Effects of added biomass, soil pH and calcium on the solubility of Minjingu phosphate rock in a Kenyan Oxisol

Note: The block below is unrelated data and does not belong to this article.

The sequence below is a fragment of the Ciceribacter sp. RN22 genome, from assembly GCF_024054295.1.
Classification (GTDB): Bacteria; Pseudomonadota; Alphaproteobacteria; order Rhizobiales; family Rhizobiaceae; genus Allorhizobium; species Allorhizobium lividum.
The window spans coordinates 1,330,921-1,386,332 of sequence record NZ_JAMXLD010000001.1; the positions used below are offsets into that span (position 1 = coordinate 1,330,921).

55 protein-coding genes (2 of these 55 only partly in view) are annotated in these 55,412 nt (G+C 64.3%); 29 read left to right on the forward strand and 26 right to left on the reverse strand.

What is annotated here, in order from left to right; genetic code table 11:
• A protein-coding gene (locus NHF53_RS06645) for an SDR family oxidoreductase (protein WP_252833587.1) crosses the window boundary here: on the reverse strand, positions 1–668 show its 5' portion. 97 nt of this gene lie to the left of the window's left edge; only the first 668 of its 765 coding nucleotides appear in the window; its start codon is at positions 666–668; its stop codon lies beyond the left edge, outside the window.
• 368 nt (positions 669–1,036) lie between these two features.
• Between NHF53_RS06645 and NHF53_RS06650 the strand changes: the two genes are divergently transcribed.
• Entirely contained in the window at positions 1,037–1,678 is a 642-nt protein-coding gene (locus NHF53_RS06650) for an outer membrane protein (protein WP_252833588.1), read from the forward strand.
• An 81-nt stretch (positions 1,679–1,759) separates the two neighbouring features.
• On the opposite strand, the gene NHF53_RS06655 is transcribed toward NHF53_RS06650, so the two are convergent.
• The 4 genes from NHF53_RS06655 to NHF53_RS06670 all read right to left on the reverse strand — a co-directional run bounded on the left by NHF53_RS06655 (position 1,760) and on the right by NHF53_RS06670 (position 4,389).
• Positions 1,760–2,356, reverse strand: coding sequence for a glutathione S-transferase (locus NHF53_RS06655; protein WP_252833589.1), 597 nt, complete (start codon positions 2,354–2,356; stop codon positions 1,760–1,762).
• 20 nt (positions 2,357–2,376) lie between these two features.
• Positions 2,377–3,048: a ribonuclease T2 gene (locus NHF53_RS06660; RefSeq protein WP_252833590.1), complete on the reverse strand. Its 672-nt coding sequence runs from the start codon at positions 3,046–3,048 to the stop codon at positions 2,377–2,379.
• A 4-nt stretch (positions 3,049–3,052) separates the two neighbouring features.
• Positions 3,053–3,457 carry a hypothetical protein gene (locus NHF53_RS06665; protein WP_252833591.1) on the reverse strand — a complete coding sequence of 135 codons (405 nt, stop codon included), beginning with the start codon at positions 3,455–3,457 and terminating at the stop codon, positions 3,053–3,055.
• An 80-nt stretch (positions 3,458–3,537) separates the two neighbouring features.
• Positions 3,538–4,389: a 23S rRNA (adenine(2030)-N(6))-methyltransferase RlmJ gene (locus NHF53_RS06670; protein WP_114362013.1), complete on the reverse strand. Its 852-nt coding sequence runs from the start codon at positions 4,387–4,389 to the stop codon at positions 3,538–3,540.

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The effect of added biomass (dried leaves) of tithonia (Tithonia diversifolia [Hemsley] A. Gray), soil pH, and soil calcium (Ca) saturation on the dissolution of Minjingu phosphate rock (MPR) was examined in two incubation experiments in a Kenyan Oxisol. Anion exchange resin (AER) and mixed anion-cation exchange resin (ACER) were used to estimate plant-available P. Selected treatments at 2 and 16 weeks of incubation were sequentially extracted with 0.5 M NaHCO3, 0.1 M NaOH and 1 M HCl. AER-P from triple superphosphate (TSP) treated soil was initially higher than that from MPR treated soils (p < 0.001), but by the end of the incubation AER-P from the two P sources were not significantly different. Dried tithonia leaves at 10 tonnes/ha in combination with MPR (150 kg/ha) caused a significant (p < 0.01) reduction in AER-extractable P. Sequentially extracted NaHCO3-P and NaOH-P were lower in MPR + tithonia treatment compared with MPR only treatment, while HCl-P was higher in treatments containing tithonia. ACER-extractable P concentrations were higher than those of AER-P, and ACER-P from MPR was greater than that from TSP at all dates (p < 0.001). Calcium additions, either as CaCO3 or CaCl2, reduced AER-P significantly (p < 0.001) at all sampling dates. However, while CaCl2 addition reduced ACER-P, CaCO3 addition increased ACER-P. Sequential P extraction indicated that CaCO3 reduced MPR solubility more than CaCl2 did. The results indicate that Ca exerts a significant control on PR dissolution, with pH as an additional effect.